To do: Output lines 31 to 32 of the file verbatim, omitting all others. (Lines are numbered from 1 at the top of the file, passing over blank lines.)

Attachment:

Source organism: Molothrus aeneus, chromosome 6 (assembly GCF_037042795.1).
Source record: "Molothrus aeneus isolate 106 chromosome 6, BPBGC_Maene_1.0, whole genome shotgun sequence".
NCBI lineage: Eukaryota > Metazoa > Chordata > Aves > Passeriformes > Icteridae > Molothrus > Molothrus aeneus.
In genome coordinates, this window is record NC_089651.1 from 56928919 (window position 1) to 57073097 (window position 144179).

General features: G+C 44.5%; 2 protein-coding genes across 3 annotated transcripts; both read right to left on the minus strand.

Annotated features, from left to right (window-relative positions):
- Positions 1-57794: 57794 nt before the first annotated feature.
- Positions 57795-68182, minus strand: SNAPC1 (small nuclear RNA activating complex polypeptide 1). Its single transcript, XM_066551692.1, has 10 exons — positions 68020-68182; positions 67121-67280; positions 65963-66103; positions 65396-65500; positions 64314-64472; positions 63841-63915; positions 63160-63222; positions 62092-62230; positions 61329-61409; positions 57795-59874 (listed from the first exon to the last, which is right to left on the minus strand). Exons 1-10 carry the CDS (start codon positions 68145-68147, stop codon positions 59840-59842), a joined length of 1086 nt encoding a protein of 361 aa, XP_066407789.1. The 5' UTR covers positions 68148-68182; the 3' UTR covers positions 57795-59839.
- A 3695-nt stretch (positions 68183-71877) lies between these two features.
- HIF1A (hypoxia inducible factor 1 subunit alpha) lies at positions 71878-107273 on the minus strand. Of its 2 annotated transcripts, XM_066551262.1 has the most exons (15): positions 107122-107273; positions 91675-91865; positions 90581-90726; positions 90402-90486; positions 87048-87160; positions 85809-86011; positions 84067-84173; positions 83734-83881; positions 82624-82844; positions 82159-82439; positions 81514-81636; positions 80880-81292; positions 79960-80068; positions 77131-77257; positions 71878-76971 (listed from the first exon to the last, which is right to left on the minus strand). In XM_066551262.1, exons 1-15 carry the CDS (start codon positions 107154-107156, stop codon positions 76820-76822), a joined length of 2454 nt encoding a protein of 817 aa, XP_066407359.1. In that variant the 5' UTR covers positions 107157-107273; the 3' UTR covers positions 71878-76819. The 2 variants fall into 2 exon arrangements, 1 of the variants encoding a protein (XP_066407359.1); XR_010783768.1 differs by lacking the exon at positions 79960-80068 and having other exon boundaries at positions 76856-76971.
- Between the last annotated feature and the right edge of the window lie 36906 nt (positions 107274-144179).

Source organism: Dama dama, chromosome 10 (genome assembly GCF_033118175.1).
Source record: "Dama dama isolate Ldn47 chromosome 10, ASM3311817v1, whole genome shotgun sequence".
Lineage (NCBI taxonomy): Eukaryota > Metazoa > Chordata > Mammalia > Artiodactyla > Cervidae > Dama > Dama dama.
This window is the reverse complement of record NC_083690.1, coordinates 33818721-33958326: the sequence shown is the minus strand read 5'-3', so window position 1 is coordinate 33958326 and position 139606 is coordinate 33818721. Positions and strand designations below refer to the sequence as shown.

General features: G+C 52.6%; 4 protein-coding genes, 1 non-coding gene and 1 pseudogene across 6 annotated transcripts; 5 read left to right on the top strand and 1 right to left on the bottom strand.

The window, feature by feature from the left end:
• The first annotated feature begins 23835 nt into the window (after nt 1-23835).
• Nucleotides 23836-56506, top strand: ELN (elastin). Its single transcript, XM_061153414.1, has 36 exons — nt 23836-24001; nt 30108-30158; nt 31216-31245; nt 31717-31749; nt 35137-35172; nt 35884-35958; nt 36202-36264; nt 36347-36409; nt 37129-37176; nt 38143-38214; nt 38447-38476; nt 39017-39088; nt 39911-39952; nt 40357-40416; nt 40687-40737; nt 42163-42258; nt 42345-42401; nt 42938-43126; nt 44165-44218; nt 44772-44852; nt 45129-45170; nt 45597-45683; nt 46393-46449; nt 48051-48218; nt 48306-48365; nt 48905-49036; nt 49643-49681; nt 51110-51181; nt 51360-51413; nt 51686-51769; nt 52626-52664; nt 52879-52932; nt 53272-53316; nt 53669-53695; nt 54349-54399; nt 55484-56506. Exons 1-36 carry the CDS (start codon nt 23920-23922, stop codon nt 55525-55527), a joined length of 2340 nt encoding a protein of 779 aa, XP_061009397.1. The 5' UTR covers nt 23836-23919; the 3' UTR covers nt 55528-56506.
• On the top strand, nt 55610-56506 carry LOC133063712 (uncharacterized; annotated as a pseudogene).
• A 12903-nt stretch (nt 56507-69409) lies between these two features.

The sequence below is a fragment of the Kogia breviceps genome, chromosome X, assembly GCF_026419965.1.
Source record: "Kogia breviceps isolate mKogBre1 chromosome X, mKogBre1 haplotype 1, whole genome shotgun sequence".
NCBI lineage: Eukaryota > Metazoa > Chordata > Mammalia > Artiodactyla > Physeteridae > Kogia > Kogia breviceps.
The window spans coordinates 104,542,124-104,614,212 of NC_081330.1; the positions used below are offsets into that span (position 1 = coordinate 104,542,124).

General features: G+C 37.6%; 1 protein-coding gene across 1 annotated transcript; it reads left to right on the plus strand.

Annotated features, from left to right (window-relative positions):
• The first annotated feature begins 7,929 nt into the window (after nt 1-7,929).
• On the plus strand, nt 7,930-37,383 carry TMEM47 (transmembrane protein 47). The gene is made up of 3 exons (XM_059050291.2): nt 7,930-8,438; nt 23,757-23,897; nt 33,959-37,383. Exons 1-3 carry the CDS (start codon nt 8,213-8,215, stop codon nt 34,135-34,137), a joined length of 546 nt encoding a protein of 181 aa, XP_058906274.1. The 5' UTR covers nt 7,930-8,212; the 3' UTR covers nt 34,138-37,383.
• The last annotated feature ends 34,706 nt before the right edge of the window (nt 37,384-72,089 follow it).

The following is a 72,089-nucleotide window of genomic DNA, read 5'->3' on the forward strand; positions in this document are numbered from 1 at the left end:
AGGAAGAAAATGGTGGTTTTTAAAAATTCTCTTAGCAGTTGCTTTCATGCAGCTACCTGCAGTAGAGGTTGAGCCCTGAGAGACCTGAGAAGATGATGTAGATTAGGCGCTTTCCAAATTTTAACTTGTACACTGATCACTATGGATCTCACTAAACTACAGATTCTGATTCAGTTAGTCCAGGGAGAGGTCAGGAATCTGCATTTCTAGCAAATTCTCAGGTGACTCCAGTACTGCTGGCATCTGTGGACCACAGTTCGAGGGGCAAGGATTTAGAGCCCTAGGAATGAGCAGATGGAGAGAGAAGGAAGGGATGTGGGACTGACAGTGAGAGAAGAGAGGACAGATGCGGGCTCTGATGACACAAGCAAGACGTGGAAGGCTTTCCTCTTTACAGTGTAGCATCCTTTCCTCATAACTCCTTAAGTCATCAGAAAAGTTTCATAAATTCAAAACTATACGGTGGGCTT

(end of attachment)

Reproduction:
The following is a 72,089-nucleotide window of genomic DNA, read 5'->3' on the forward strand; positions in this document are numbered from 1 at the left end:
AGGAAGAAAATGGTGGTTTTTAAAAATTCTCTTAGCAGTTGCTTTCATGCAGCTACCTGCAGTAGAGGTTGAGCCCTGAGAGACCTGAGAAGATGATGTAGATTAGGCGCTTTCCAAATTTTAACTTGTACACTGATCACTATGGATCTCACTAAACTACAGATTCTGATTCAGTTAGTCCAGGGAGAGGTCAGGAATCTGCATTTCTAGCAAATTCTCAGGTGACTCCAGTACTGCTGGCATCTGTGGACCACAGTTCGAGGGGCAAGGATTTAGAGCCCTAGGAATGAGCAGATGGAGAGAGAAGGAAGGGATGTGGGACTGACAGTGAGAGAAGAGAGGACAGATGCGGGCTCTGATGACACAAGCAAGACGTGGAAGGCTTTCCTCTTTACAGTGTAGCATCCTTTCCTCATAACTCCTTAAGTCATCAGAAAAGTTTCATAAATTCAAAACTATACGGTGGGCTT